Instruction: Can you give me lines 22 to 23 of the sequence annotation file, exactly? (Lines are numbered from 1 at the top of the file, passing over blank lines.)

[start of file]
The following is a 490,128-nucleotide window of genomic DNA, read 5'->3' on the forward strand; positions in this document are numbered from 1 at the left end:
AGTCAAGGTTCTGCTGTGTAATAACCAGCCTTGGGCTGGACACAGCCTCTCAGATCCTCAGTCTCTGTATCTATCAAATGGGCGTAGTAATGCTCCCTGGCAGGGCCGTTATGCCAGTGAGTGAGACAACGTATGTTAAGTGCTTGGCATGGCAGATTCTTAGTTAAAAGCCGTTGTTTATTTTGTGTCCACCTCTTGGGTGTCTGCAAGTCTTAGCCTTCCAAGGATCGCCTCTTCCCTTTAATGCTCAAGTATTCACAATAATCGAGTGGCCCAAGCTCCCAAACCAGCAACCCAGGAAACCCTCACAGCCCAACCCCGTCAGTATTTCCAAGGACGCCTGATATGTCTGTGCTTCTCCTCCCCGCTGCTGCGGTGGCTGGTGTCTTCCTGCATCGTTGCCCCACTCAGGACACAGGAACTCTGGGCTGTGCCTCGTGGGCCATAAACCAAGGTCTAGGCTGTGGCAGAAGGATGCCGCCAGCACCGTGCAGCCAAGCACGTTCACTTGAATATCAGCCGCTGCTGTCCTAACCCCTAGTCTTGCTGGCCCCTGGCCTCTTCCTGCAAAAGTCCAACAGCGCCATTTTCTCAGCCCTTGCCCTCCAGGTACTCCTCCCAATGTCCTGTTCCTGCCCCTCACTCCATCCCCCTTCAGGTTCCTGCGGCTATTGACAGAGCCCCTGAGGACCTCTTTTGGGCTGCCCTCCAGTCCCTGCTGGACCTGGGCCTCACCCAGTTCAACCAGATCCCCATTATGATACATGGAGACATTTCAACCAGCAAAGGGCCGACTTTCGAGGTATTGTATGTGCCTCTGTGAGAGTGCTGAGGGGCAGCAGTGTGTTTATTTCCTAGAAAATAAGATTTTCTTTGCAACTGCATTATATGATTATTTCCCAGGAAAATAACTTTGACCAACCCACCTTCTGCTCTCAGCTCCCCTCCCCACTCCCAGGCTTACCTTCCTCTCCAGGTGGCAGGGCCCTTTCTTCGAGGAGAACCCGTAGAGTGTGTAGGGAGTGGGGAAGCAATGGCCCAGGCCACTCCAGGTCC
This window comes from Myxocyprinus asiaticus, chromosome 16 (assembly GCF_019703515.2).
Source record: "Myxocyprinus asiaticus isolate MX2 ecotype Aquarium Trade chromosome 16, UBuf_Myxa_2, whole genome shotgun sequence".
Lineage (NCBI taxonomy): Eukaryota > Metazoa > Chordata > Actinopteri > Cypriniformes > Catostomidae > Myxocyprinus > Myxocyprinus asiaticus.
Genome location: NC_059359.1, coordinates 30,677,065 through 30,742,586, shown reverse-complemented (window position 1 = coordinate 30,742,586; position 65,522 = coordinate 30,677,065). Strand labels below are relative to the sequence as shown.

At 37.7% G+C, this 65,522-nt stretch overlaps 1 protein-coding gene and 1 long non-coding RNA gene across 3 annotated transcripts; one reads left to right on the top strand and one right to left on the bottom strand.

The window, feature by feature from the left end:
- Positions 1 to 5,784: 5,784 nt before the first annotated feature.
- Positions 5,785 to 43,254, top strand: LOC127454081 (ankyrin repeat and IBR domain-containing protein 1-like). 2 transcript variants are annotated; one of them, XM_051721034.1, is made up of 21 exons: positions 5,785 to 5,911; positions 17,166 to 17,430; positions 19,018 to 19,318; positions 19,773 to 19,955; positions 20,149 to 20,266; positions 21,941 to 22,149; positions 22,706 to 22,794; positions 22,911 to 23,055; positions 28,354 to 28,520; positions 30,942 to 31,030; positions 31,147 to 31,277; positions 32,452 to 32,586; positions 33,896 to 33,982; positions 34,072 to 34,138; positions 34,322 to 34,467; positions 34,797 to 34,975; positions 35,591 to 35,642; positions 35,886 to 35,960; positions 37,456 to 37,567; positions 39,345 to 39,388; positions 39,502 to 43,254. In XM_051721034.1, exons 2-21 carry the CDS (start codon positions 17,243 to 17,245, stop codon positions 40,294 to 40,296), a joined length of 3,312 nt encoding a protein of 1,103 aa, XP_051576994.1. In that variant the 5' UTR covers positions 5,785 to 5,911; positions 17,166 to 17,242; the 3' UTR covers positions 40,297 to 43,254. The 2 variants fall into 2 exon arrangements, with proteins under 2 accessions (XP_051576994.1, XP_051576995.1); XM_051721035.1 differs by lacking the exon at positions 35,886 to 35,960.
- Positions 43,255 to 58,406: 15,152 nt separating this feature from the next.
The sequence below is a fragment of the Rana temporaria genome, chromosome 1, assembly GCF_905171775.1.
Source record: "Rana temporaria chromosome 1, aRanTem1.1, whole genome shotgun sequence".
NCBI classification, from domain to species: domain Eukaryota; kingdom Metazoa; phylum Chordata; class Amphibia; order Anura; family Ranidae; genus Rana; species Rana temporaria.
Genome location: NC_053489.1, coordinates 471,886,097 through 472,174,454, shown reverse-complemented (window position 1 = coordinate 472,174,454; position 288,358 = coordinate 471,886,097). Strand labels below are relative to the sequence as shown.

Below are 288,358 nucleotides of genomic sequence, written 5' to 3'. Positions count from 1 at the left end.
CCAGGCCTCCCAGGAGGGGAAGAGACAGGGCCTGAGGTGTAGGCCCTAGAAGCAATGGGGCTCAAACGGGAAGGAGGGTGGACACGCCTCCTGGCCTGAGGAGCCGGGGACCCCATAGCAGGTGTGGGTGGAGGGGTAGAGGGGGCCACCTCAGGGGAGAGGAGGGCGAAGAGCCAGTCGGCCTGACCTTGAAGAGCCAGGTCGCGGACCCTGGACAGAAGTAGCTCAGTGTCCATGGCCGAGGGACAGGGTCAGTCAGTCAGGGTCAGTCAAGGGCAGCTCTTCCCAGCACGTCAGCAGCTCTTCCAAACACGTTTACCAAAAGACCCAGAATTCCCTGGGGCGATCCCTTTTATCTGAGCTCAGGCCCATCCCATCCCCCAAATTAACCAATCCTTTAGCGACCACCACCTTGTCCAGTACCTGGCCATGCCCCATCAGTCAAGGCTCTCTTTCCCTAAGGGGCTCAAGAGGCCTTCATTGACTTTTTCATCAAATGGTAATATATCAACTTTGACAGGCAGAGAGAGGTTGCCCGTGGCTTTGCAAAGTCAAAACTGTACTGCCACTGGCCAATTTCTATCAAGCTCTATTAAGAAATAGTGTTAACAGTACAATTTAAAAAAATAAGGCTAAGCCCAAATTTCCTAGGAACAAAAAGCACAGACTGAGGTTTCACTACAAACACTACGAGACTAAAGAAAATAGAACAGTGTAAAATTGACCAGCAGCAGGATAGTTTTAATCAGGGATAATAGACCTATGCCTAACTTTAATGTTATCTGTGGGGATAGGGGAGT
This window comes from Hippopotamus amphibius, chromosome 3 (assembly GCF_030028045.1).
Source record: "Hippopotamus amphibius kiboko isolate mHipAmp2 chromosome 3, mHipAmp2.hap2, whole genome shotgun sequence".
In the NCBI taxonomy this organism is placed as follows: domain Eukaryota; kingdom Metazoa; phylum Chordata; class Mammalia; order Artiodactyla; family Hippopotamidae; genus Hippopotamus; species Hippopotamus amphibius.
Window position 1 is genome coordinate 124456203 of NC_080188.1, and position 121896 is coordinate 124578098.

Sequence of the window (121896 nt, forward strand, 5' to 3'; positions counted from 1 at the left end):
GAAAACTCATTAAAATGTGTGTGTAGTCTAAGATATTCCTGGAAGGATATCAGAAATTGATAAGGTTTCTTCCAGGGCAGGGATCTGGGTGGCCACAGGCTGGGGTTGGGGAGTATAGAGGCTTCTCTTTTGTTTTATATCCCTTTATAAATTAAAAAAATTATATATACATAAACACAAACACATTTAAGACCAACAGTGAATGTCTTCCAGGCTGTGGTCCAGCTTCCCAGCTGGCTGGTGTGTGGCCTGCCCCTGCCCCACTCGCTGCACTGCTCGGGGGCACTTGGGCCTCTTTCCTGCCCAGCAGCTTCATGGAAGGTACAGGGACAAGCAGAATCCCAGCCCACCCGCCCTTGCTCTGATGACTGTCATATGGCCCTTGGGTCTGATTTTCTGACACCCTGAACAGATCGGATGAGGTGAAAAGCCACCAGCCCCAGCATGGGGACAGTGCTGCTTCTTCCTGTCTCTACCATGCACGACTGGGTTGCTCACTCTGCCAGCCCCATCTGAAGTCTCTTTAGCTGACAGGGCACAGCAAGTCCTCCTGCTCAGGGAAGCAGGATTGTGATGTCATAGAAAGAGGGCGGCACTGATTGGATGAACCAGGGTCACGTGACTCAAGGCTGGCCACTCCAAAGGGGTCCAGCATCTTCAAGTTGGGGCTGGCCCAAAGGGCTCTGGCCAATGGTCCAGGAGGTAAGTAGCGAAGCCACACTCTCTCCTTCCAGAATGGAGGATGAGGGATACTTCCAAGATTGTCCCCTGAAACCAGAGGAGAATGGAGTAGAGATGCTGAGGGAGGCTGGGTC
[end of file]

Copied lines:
Sequence of the window (121896 nt, forward strand, 5' to 3'; positions counted from 1 at the left end):
GAAAACTCATTAAAATGTGTGTGTAGTCTAAGATATTCCTGGAAGGATATCAGAAATTGATAAGGTTTCTTCCAGGGCAGGGATCTGGGTGGCCACAGGCTGGGGTTGGGGAGTATAGAGGCTTCTCTTTTGTTTTATATCCCTTTATAAATTAAAAAAATTATATATACATAAACACAAACACATTTAAGACCAACAGTGAATGTCTTCCAGGCTGTGGTCCAGCTTCCCAGCTGGCTGGTGTGTGGCCTGCCCCTGCCCCACTCGCTGCACTGCTCGGGGGCACTTGGGCCTCTTTCCTGCCCAGCAGCTTCATGGAAGGTACAGGGACAAGCAGAATCCCAGCCCACCCGCCCTTGCTCTGATGACTGTCATATGGCCCTTGGGTCTGATTTTCTGACACCCTGAACAGATCGGATGAGGTGAAAAGCCACCAGCCCCAGCATGGGGACAGTGCTGCTTCTTCCTGTCTCTACCATGCACGACTGGGTTGCTCACTCTGCCAGCCCCATCTGAAGTCTCTTTAGCTGACAGGGCACAGCAAGTCCTCCTGCTCAGGGAAGCAGGATTGTGATGTCATAGAAAGAGGGCGGCACTGATTGGATGAACCAGGGTCACGTGACTCAAGGCTGGCCACTCCAAAGGGGTCCAGCATCTTCAAGTTGGGGCTGGCCCAAAGGGCTCTGGCCAATGGTCCAGGAGGTAAGTAGCGAAGCCACACTCTCTCCTTCCAGAATGGAGGATGAGGGATACTTCCAAGATTGTCCCCTGAAACCAGAGGAGAATGGAGTAGAGATGCTGAGGGAGGCTGGGTC